Here's the thing. For the 19th century, Sarah Winchester was one of the richest people in the world, with something like 500 million & earning 25 thou a day from her 50% ownership in the rifle company. She doesn't get enough attention but she was an woman of great willpower, character & intelligence. Plus, for whatever reason, she was convinced that the ectoplasmic remnants of the dead were telling her to build this wacky house. But did it in a way that made it work.
All of her stairs had 13 steps, no more, no less. However, due to an injury she suffered to her leg, the steps she'd use were always small, even if the stair had to make five landings to get up two floors. She had one of the most up-to-date electrical system in existence, as far as lights & alarms for the servants. She had a heating set-up that left almost no waste & recycled everything. The house made it's own water for the atrium & had a door that led right outside like a cartoon.
She paid her staff & construction workers something like four time the going rate & helped with medical bills. People rarely left her service & she never had to fire anyone for any reason. She left her sister & niece quite comfortable, only with the stipulation that they don't hang around. After she died, her servants & the construction workers were either comfortable in their old age or had a little money to float on before getting another gig.
And she paid her goddamn taxes & still gave to her community, contributing a great deal to the very existence of San Jose, which is, as we've noted, lovely.
Now. I said all that to say all this. Divorced Amazon guy Jeff Bezos gave his wife MacKenzie over $34 billion (with a "B") dollars in the amiable divorce, as she had a active had in the digital olde curiosity shoppe's development. Fair enough. He still had a Net worth of $113 billion (with a "B") dollars & apparently can't figure out what to do with all that bread.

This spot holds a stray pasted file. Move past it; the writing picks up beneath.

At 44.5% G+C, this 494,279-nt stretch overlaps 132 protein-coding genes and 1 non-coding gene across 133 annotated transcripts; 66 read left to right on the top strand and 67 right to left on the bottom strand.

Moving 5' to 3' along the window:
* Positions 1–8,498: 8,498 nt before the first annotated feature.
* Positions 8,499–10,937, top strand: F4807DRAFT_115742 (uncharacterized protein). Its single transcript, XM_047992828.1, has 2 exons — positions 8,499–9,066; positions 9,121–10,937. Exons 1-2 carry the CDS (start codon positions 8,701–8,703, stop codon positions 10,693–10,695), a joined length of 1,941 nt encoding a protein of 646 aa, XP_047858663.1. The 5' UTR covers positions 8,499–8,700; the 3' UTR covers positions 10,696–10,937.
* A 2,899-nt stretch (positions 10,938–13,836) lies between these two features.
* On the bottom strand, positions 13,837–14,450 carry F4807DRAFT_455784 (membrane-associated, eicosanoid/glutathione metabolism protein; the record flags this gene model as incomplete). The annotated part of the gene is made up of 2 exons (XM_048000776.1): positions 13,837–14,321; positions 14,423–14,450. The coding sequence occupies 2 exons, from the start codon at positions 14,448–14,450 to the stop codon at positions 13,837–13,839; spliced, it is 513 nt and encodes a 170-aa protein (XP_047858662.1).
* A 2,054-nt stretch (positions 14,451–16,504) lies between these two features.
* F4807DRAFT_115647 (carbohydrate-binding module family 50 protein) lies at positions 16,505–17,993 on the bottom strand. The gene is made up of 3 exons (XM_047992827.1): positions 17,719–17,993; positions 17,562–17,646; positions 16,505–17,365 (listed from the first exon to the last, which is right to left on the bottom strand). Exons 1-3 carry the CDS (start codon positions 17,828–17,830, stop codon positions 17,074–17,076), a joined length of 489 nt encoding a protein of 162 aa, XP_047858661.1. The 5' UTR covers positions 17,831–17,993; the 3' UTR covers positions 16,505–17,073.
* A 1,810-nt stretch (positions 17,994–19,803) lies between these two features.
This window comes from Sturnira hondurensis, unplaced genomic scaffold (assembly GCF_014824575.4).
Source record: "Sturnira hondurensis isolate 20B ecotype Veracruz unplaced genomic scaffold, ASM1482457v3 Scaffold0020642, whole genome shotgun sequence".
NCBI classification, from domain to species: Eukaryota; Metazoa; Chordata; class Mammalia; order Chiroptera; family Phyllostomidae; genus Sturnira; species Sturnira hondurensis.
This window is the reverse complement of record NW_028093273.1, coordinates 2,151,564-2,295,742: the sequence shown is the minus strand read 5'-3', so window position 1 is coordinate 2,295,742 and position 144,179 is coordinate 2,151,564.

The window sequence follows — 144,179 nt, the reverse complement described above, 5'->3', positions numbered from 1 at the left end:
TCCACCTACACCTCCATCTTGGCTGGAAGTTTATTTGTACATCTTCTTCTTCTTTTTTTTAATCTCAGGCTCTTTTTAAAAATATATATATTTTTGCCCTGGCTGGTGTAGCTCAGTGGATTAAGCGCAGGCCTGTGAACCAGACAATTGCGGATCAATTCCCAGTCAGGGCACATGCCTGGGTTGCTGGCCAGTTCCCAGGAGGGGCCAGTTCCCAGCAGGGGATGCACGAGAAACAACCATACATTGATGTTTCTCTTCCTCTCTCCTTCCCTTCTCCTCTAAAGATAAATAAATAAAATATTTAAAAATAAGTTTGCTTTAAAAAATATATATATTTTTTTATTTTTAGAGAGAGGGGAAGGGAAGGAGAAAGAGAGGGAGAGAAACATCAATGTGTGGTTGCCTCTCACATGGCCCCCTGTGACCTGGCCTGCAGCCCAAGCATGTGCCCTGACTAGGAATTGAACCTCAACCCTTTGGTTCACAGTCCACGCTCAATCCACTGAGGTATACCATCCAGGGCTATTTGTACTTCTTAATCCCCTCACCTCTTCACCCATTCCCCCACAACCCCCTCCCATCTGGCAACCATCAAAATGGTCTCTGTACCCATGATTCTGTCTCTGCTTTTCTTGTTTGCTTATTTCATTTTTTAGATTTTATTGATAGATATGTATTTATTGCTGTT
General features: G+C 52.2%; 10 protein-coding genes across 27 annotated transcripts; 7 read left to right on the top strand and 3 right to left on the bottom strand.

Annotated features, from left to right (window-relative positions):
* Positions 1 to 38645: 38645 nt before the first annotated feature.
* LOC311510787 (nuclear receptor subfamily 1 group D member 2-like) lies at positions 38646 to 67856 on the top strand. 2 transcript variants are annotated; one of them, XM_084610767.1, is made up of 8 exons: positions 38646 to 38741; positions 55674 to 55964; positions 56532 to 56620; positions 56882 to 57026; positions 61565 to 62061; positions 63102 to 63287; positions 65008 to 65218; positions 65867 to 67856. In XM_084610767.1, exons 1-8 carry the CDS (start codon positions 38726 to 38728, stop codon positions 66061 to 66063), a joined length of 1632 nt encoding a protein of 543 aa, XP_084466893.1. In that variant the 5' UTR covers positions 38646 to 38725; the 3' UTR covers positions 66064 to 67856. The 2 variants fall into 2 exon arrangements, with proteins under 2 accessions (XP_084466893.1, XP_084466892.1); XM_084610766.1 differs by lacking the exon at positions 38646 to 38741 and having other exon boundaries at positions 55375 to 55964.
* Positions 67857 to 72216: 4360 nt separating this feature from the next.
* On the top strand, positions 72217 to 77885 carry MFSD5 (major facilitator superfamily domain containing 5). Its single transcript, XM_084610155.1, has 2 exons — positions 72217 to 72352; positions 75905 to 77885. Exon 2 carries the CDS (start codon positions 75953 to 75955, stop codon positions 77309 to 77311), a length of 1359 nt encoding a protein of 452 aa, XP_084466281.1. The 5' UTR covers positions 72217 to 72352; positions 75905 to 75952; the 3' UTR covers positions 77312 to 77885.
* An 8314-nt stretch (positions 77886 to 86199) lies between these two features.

So, explain to me why shit like this happens. Tell me why corporations treat their workers, the people that actually do stuff to make their money, like frightened cogs, if I may mix my metaphors. Just another easily replaced body. Give them too much guff, they might decided they don't someone to do what you do at all nor will they pay the other workers their share of the pay you're no longer getting.
Jeff Bezos has a big say in three companies - Amazon, Whole Foods, & The Washington Post - & he has enough money just laying around not doing nothing to put it to use to benefit his labor. Pay everyone enough that they can get buy on one job & don't have to work themselves to death just to survive. Don't worry that it'll add to the overhead if you make their work space actively comfortable instead of "just fuck 'em". Give them a hand when they're sick or when life kicks them in the eyes.
And he'd still have enough money just laying around not doing nothing to be able to sit around in his PJ's watching "Doctor Who" & do it in the manner to which he is accustomed. Let Elon Musk's goofy ass waste time in space, you're killing the people that make you money, dude. They're going to get tired of it & string you up by your toes.
Okay, then. I just had to get that off my shoulders. Do go to the Winchester Mystery House, it's a elucidating diversion well worth the 30-some-odd bucks. I might come back to this later, I don't know. Right now, I think I'll take a nap. Here's another picture from the House. Why no one's written some sort of weird fiction Ambrose Bierce & Sarah Winchester, I don't know.